CIS has observed significant delays now being felt within the education sector. Through constant engagement with our information sources, who work to deliver these vital construction projects across the country, the spiralling costs of and access to materials required for the schemes is now having a serious effect on the previously agreed costs and the delivery dates of these projects. We have encountered several examples where originally appointed contractors are withdrawing from contracts and schools/education boards being forced to re-issue tenders and/or approaching originally unsuccessful tenderers.
A recovery for third level institutions seems promising, with a very notable increase in the areas of procurement and construction. There is approximately €739m worth of college projects at a tender stage which is a healthy 4.8% increase from what was recorded in 2020. Tenders are currently being sought for a €25 million extension to Galway Mayo Institute of Technology in County Galway which is part of the €200 million NDFA Higher Education PPP bundle. We have noted a slow-down in the planning pipeline for student accommodation projects with a 4.3% decrease in the number of schemes granted planning across the overall region. However, despite the downturn of output recorded, a total of 21 projects were completed this year. The majority of construction activity is concentrated in the Dublin and South-West regions. It might be possible to see a pick-up in these numbers as students return from prolonged remote learning as the pandemic restrictions are eased. There are some positive indicators here to signify a stabilisation in construction activity with many influential schemes continuing to move forward in 2022. It is hoped there will be more growth in 2022 with students returning to schools and campuses.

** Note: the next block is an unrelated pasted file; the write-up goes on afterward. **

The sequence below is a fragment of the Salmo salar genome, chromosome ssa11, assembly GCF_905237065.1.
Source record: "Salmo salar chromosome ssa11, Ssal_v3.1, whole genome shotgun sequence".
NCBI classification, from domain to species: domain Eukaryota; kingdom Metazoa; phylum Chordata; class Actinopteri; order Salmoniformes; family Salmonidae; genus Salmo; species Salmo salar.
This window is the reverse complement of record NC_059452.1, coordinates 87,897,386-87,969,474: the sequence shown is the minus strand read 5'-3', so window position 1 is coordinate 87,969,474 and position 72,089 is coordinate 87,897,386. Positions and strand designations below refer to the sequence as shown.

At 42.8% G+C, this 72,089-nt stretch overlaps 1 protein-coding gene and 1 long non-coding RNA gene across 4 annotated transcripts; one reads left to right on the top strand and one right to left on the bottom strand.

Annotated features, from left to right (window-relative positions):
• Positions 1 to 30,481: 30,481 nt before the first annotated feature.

There were positive indicators of growth and expansion in the Industrial sector in 2021. Construction of warehousing units, data centres, pharmaceutical campuses, and innovation hubs continue to play an important role in the Irish economy by providing skilled employment opportunities and construction jobs. Despite the inflation of construction supplies and distribution costs caused by Brexit measures, the industrial sector is thriving, with a steady increase in planning activity.